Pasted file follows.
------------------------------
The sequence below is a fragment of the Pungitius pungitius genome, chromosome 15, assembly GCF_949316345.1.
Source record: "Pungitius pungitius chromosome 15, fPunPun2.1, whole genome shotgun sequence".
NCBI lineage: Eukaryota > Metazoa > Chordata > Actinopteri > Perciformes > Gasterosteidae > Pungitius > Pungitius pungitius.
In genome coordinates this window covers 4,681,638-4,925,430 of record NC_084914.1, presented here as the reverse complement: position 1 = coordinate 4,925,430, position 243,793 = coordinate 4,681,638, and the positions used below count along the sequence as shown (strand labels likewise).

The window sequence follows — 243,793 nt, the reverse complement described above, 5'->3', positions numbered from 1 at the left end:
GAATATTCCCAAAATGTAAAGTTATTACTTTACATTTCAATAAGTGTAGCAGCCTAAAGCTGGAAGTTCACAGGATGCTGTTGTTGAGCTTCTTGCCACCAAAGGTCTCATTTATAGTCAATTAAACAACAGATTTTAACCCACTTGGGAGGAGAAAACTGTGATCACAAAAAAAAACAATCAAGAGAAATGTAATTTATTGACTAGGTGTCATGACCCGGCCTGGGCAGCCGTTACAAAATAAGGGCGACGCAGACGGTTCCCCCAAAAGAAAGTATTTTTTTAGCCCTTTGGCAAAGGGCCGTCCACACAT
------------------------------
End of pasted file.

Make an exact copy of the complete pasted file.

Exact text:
The sequence below is a fragment of the Pungitius pungitius genome, chromosome 15, assembly GCF_949316345.1.
Source record: "Pungitius pungitius chromosome 15, fPunPun2.1, whole genome shotgun sequence".
NCBI lineage: Eukaryota > Metazoa > Chordata > Actinopteri > Perciformes > Gasterosteidae > Pungitius > Pungitius pungitius.
In genome coordinates this window covers 4,681,638-4,925,430 of record NC_084914.1, presented here as the reverse complement: position 1 = coordinate 4,925,430, position 243,793 = coordinate 4,681,638, and the positions used below count along the sequence as shown (strand labels likewise).

The window sequence follows — 243,793 nt, the reverse complement described above, 5'->3', positions numbered from 1 at the left end:
GAATATTCCCAAAATGTAAAGTTATTACTTTACATTTCAATAAGTGTAGCAGCCTAAAGCTGGAAGTTCACAGGATGCTGTTGTTGAGCTTCTTGCCACCAAAGGTCTCATTTATAGTCAATTAAACAACAGATTTTAACCCACTTGGGAGGAGAAAACTGTGATCACAAAAAAAAACAATCAAGAGAAATGTAATTTATTGACTAGGTGTCATGACCCGGCCTGGGCAGCCGTTACAAAATAAGGGCGACGCAGACGGTTCCCCCAAAAGAAAGTATTTTTTTAGCCCTTTGGCAAAGGGCCGTCCACACAT